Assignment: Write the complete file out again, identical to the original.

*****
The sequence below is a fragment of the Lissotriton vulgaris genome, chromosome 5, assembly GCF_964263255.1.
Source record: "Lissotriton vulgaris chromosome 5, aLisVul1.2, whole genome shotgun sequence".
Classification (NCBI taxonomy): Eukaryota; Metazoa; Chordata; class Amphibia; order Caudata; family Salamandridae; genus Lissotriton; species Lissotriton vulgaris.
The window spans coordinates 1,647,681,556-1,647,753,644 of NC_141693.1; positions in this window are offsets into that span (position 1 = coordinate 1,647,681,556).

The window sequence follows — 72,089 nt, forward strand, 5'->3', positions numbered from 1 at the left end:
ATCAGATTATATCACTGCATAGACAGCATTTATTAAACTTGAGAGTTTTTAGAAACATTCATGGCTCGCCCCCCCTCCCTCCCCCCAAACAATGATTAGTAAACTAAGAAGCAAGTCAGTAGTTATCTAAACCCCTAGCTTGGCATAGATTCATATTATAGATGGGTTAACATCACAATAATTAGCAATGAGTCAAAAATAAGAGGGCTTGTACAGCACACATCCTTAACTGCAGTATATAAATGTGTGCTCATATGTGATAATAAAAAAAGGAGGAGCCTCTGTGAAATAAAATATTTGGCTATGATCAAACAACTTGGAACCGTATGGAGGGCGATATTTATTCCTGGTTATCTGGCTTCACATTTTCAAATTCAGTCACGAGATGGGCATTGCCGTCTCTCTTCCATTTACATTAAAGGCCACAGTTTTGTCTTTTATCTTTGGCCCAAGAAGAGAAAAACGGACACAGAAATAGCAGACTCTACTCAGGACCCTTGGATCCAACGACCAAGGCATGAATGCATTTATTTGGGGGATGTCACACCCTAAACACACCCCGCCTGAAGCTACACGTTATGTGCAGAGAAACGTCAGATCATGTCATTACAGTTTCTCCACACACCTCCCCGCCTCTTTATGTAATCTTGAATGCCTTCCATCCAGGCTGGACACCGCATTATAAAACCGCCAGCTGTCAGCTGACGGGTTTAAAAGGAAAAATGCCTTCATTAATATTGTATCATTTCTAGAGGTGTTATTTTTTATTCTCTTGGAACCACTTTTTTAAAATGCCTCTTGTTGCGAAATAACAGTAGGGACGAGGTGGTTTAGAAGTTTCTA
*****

The sequence below is a fragment of the Lissotriton vulgaris genome, chromosome 5, assembly GCF_964263255.1.
Source record: "Lissotriton vulgaris chromosome 5, aLisVul1.2, whole genome shotgun sequence".
Classification (NCBI taxonomy): Eukaryota; Metazoa; Chordata; class Amphibia; order Caudata; family Salamandridae; genus Lissotriton; species Lissotriton vulgaris.
The window spans coordinates 1,647,681,556-1,647,753,644 of NC_141693.1; positions in this window are offsets into that span (position 1 = coordinate 1,647,681,556).

The window sequence follows — 72,089 nt, forward strand, 5'->3', positions numbered from 1 at the left end:
ATCAGATTATATCACTGCATAGACAGCATTTATTAAACTTGAGAGTTTTTAGAAACATTCATGGCTCGCCCCCCCTCCCTCCCCCCAAACAATGATTAGTAAACTAAGAAGCAAGTCAGTAGTTATCTAAACCCCTAGCTTGGCATAGATTCATATTATAGATGGGTTAACATCACAATAATTAGCAATGAGTCAAAAATAAGAGGGCTTGTACAGCACACATCCTTAACTGCAGTATATAAATGTGTGCTCATATGTGATAATAAAAAAAGGAGGAGCCTCTGTGAAATAAAATATTTGGCTATGATCAAACAACTTGGAACCGTATGGAGGGCGATATTTATTCCTGGTTATCTGGCTTCACATTTTCAAATTCAGTCACGAGATGGGCATTGCCGTCTCTCTTCCATTTACATTAAAGGCCACAGTTTTGTCTTTTATCTTTGGCCCAAGAAGAGAAAAACGGACACAGAAATAGCAGACTCTACTCAGGACCCTTGGATCCAACGACCAAGGCATGAATGCATTTATTTGGGGGATGTCACACCCTAAACACACCCCGCCTGAAGCTACACGTTATGTGCAGAGAAACGTCAGATCATGTCATTACAGTTTCTCCACACACCTCCCCGCCTCTTTATGTAATCTTGAATGCCTTCCATCCAGGCTGGACACCGCATTATAAAACCGCCAGCTGTCAGCTGACGGGTTTAAAAGGAAAAATGCCTTCATTAATATTGTATCATTTCTAGAGGTGTTATTTTTTATTCTCTTGGAACCACTTTTTTAAAATGCCTCTTGTTGCGAAATAACAGTAGGGACGAGGTGGTTTAGAAGTTTCTA